As humanity evolves, we find new challenges that we are biologically and socially ill-equipped to tackle. While food, calories and sugar have been extremely scarce for hundreds of thousands of years, they have become ubiquitous in the last century or two. It will require great feats of innovation and creative thinking, and not incremental taxation to address problems like obesity.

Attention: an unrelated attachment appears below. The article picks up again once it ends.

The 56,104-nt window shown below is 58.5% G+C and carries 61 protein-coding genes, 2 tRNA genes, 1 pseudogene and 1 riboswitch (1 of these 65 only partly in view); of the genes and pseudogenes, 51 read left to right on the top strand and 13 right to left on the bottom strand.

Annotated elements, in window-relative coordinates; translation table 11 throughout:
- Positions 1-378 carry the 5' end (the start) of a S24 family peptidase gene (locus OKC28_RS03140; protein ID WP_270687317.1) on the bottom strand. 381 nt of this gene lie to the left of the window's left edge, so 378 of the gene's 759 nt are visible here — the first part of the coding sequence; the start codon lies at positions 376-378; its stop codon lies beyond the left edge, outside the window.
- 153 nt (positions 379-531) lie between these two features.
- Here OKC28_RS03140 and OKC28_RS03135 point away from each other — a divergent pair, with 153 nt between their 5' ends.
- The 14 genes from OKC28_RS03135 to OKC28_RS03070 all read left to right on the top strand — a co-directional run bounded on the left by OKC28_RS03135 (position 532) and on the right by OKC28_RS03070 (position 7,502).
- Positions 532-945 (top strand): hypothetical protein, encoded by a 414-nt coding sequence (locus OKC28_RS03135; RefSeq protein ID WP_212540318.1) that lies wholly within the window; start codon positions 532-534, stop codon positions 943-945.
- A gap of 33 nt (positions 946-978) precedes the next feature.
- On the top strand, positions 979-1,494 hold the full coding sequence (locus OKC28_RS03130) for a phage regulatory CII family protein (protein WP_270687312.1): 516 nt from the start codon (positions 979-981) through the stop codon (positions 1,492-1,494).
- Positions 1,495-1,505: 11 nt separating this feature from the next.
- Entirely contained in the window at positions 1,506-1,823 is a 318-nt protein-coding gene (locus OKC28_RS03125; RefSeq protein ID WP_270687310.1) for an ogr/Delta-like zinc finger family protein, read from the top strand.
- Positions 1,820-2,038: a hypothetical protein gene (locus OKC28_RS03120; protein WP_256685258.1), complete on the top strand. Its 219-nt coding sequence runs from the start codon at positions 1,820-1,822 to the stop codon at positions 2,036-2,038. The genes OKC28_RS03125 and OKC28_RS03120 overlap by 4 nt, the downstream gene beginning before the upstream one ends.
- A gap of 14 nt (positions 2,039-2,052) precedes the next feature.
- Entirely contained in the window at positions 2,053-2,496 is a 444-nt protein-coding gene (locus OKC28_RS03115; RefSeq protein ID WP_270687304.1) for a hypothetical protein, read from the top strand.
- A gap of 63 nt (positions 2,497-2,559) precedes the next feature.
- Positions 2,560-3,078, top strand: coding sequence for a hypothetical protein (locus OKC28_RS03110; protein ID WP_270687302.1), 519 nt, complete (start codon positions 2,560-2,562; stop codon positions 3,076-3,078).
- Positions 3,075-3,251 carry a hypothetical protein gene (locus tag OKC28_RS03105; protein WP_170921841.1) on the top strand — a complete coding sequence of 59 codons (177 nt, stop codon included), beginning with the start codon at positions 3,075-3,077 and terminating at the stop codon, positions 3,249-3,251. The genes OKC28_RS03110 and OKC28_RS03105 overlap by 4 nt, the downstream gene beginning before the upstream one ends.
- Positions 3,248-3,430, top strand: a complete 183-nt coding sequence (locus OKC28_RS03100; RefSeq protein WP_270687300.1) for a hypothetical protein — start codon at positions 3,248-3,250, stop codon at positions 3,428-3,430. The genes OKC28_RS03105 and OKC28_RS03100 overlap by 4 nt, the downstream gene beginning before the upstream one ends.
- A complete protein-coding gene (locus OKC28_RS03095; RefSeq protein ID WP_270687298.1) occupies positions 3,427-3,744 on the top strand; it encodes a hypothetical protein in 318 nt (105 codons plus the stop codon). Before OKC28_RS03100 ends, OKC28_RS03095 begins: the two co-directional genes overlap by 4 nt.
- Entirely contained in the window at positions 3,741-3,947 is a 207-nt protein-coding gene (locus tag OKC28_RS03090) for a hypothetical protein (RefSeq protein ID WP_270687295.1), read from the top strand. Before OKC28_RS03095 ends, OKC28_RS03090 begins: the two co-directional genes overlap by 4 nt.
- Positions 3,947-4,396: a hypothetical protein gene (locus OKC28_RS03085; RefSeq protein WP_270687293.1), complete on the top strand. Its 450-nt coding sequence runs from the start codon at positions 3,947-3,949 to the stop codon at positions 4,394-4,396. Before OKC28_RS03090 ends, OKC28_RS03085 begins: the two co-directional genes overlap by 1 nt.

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Postscript. Taxation is closely linked to the idea of redistribution – which is the notion of taking from the rich and giving to the poor. This is often hailed as the hallmark of a compassionate, welfare-oriented society. But as The Acorn puts it, taxation for redistribution is theft: the act of taking from Preetam and giving to Palani. The grand conceit is that Preetam is necessarily richer and that Palani is necessarily more deserving, and progressive taxation on income usually gives us that impression. However, redistribution also happens from all the aforementioned taxes: from beer drinkers to non-drinkers, from cigarette-smokers to teetotallers, and now from the fat to the not-so-fat in Mexico. Similarly we also see redistribution from one state to another, from cities to villages, sector to sector and more. It is time we started acknowledging redistribution as theft and allowing it only where absolutely necessary.